World-Renowned Planetary Scientist, Educator & Member of the National Academy of Sciences
Lindy Elkins-Tanton is a world-renowned planetary scientist, educator and member of the National Academy of Sciences. She is the Principal Investigator of NASA’s Psyche mission, co-founder of the education company Beagle Learning and Vice President for the Interplanetary Initiative at Arizona State University, one of the top Earth and planetary science research schools in the United States. Read More >
How One Mom Started Her PhD At 31 And Made NASA History
Grit with Lindy Elkins Tanton
Class I Speaker, Linda Elkins-Tanton - 2018 Induction Ceremony
Connecting with Nature Around You with Lindy Elkins-Tanton
2023 Mars Farmhouse
Setting your Big Goal Question
Lindy Elkins-Tanton: Why Teamwork Helps Scientists Thrive
Change Begins with a Question | Lindy Elkins-Tanton | TEDxStMarksSchool
In our increasingly technical and complex world, we need the best thinkers, makers and problem-solvers. We also want people who can deal with the challenges facing our organizations, a structure that can focus us on the most critical questions and enable faster adoption of innovations. All are possible. Employees can be taught these skills that help them innovate, lead and create change, and processes can be created that set you up for the future. In this talk or workshop, Lindy Elkins-Tanton draws from 30 years of experience leading diverse, interdisciplinary research and technical teams and her process that started 40 pilot projects over the past six years and yielded an 8x return on her investment to date, to show you how to build exceptional teams and how you get them to look up and out. Read More >
You will learn: Read Less ^
There's one crucial first step in a team that at a single stroke increases innovation, minimizes risk, reduces implicit bias and creates a communicative, positive culture: Letting every voice be heard. Drawing on 30 years of experience leading diverse, interdisciplinary science and technology teams, Lindy Elkins-Tanton will share the biggest lessons learned for setting culture and surviving crises in teams.
To deal with the challenges facing our organizations and our society, we need a structure that can create knowledge where we need it and enable faster adoption of innovations. This structure must enable broader participation on every axis, including gender, socioeconomic background, race, nationality and across disciplines. This is the moment to reimagine research—for the greatest use of resources, the greatest use of all human minds and the greatest progress into the most positive possible future. Using her process, Lindy Elkins-Tanton has started 40 pilot projects over the past six years, and these teams yielded an 8x return on our investment to date. No more incremental progress. No more focusing on unimportant goals. In this workshop, she'll identify the most important questions in your area, and set up teams for pilot projects.
“Psyche” is both the name of an asteroid in the main belt, orbiting out past Mars, and the name of our NASA mission to visit that asteroid. Psyche’s density, radar and reflected light properties indicate that it is largely made of metal. Humans have never visited a world made of metal. So if Psyche turns out to be what we think, we’ll be visiting a new kind of world. Our spacecraft will launch in October 2023 and start its journey through space to this metal world. In this talk, Lindy Elkins-Tanton and her team discuss how a NASA mission is planned and built, the key aspects of a successful team culture and the huge crisis they faced and how they overcame it. Psyche will surprise us. The universe always outsteps even our best imaginations. And the whole Psyche team looks forward to sharing all they discover with everyone here on Earth.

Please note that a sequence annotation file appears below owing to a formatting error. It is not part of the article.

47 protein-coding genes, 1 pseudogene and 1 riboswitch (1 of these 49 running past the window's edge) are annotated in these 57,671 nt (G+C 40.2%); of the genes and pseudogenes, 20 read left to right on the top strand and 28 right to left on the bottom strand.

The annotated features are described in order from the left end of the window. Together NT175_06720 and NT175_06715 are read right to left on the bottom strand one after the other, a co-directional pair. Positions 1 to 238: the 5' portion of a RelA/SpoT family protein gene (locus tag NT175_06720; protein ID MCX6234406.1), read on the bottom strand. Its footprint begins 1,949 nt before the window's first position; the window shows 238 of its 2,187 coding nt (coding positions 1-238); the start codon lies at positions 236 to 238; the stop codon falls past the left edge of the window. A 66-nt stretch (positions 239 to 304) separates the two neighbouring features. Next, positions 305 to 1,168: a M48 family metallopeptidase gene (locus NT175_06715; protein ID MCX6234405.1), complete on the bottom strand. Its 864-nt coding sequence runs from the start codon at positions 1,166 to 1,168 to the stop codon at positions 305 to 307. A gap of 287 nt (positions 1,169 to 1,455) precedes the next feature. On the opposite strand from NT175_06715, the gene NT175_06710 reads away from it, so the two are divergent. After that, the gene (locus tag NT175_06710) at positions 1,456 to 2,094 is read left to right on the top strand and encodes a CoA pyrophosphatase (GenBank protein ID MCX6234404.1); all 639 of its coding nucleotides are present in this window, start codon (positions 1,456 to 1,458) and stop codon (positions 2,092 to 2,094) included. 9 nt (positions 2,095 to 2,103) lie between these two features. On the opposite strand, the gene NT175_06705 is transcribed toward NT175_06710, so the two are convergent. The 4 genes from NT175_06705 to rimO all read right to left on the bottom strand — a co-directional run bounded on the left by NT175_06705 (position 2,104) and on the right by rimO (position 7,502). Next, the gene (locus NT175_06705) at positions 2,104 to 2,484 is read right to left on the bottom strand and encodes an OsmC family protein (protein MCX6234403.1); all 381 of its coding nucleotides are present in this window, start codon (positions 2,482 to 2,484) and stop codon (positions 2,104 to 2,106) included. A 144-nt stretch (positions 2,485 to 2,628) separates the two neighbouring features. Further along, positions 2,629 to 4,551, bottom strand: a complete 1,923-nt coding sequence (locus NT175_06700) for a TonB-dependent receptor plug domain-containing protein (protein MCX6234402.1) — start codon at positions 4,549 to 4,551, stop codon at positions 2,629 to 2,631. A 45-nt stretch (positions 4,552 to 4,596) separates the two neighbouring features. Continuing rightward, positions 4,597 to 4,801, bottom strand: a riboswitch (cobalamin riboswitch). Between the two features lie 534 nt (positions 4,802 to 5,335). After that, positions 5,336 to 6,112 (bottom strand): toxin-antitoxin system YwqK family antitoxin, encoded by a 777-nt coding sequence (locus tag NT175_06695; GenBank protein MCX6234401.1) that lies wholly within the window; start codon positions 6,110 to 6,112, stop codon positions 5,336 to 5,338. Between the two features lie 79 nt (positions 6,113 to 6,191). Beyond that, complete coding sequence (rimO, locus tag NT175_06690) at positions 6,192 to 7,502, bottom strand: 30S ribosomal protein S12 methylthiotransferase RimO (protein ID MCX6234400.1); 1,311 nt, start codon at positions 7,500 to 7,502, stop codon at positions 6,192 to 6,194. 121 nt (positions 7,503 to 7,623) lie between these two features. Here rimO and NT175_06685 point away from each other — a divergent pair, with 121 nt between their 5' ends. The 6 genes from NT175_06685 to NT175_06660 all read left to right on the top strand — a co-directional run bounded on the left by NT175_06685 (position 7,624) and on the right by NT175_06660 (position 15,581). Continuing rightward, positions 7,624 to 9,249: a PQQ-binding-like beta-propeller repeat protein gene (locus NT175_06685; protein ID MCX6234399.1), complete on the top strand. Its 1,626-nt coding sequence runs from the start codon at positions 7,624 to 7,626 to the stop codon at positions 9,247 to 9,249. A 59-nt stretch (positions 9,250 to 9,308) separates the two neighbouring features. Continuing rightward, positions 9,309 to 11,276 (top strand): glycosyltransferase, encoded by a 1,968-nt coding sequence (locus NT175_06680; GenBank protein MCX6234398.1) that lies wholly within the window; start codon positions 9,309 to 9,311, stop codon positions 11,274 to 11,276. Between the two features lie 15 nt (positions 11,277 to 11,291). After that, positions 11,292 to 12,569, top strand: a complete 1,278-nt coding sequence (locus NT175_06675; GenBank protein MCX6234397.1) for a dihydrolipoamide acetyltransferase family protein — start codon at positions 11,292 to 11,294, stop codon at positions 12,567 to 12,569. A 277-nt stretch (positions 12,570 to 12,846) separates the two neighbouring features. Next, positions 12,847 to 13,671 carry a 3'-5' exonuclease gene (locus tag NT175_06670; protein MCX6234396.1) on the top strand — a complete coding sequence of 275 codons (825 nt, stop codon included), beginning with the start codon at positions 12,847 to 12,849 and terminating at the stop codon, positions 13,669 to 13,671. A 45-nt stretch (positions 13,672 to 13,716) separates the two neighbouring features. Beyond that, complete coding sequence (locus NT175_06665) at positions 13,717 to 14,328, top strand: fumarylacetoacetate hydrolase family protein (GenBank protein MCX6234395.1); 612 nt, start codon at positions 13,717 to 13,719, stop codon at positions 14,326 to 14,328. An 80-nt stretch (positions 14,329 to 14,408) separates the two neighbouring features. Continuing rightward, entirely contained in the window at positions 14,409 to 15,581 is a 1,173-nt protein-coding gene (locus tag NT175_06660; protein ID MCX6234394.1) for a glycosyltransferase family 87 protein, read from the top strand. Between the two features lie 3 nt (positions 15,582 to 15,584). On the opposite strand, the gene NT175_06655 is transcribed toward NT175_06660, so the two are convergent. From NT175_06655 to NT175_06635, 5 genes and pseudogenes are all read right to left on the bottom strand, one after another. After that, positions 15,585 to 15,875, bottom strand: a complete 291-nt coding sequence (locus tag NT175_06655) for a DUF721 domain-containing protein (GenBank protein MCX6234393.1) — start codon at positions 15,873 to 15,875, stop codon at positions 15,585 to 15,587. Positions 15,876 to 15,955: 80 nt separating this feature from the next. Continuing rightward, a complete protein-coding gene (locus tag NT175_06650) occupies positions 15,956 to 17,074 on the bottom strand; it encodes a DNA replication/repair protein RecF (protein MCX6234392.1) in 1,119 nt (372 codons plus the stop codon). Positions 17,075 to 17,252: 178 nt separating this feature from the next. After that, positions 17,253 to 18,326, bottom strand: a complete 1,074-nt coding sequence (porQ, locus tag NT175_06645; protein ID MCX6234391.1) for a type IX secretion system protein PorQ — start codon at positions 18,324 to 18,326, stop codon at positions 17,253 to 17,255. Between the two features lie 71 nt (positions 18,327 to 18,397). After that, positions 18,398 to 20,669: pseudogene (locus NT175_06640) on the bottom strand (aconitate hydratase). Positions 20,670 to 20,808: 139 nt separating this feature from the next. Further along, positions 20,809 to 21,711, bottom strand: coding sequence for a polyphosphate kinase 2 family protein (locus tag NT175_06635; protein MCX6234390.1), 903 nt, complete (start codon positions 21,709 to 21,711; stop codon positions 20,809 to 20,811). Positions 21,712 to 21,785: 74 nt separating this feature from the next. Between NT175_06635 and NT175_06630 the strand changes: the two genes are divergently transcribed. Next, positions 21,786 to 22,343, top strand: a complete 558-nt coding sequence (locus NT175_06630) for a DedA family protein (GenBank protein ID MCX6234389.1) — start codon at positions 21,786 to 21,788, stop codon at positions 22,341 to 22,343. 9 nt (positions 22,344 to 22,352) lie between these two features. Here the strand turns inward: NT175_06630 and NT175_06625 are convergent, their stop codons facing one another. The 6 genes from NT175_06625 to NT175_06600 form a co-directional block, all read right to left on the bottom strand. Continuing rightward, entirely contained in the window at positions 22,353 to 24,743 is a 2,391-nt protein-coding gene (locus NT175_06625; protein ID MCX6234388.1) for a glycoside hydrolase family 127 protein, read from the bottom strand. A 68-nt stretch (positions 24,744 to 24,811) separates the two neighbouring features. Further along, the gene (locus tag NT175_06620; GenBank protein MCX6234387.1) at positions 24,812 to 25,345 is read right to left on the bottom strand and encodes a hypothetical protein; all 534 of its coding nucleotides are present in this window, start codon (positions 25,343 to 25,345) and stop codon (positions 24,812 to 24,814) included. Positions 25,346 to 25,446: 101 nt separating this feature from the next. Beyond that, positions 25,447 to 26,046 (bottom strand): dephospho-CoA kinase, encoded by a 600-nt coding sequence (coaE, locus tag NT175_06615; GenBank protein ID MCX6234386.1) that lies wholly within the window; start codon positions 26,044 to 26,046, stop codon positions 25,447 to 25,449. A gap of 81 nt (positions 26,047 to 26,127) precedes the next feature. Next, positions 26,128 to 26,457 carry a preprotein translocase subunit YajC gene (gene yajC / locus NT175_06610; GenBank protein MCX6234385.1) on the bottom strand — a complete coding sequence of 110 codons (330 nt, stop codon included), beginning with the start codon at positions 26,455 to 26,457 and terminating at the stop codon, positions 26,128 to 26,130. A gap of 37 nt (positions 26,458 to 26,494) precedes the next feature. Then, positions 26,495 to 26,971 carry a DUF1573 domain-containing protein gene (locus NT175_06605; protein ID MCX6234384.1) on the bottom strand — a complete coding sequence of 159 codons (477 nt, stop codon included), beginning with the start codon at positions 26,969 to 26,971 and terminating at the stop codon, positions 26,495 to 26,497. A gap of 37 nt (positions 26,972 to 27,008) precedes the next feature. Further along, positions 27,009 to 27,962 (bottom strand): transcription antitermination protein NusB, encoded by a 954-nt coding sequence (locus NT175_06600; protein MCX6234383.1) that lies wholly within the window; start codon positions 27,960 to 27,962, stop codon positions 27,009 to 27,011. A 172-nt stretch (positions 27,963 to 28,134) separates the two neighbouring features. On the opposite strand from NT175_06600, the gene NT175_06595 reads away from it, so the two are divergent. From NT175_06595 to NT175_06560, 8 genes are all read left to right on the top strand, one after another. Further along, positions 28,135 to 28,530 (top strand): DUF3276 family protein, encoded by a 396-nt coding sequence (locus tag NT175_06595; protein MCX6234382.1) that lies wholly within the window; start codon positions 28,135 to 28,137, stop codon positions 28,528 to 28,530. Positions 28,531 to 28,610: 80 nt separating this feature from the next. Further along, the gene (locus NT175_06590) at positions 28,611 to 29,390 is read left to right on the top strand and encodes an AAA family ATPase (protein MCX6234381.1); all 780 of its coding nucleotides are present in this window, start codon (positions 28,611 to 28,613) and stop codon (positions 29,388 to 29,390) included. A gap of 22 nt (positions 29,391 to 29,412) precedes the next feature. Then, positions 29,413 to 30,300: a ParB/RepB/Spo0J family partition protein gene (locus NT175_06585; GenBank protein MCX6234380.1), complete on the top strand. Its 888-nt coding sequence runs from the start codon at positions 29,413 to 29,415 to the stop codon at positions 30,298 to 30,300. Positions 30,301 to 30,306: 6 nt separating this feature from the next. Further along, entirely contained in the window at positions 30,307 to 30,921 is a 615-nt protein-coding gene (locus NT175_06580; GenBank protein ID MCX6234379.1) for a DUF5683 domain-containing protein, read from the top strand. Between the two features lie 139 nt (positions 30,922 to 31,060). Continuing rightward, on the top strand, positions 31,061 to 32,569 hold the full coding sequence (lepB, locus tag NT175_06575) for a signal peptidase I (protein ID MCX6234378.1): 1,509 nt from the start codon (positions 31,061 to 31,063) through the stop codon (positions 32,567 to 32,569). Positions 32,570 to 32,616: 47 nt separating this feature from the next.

Here is a controversial idea: Content is no longer the differentiator in education. In this information age, we need to be teaching the key skills for work and life right in the classroom. Identifying unsolved problems, asking good questions, assessing the quality of information and communicating in teams. At Arizona State University and in Beagle Learning, Lindy Elkins-Tanton and her team have produced a process and a new undergraduate major that trains these durable skills—moving us toward our vision of a society where every person is a problem-solver with a sense of personal agency. In this session, you’ll learn practical ways to change your education culture.
Sometimes people think scientists always knew what they wanted to do and went straight at it from the age of five. Lindy Elkins-Tanton’s path was far curvier, and had as many downs as ups, on her way to leading a $1B robotic NASA mission to a metal asteroid. Maybe it's clearer in hindsight than it was moving forward, but Elkins-Tanton sees now how her wish to work in teams where every person can succeed has driven most of her career choices. In this talk, she’ll share her story and path from single mother to scientific leader.
"She is one of the THE MOST interesting and engaging speakers I've ever had the pleasure of listening to! Thank you for bringing her to speak!"
“Lindy's comment about the Quaker principle of, 'no one speaks twice until everyone speaks once' felt, to me, so illuminating, both in the small scale/practical sense and in the broader sense. I also very much appreciated Lindy highlighting how in something like space exploration/travel, there is, by necessity, a team of myriad experts, none of whom could do this work alone nor whom is the most important.”
"I cannot say enough about how much I appreciated Dr. Elkins-Tanton's presentations. She is humble and astonishing. She was down to earth and up in space and brought us with her. The concepts of how to design innovation will stay with me. I will never forget her presentations, she was open, engaged, encouraging and inspiring."
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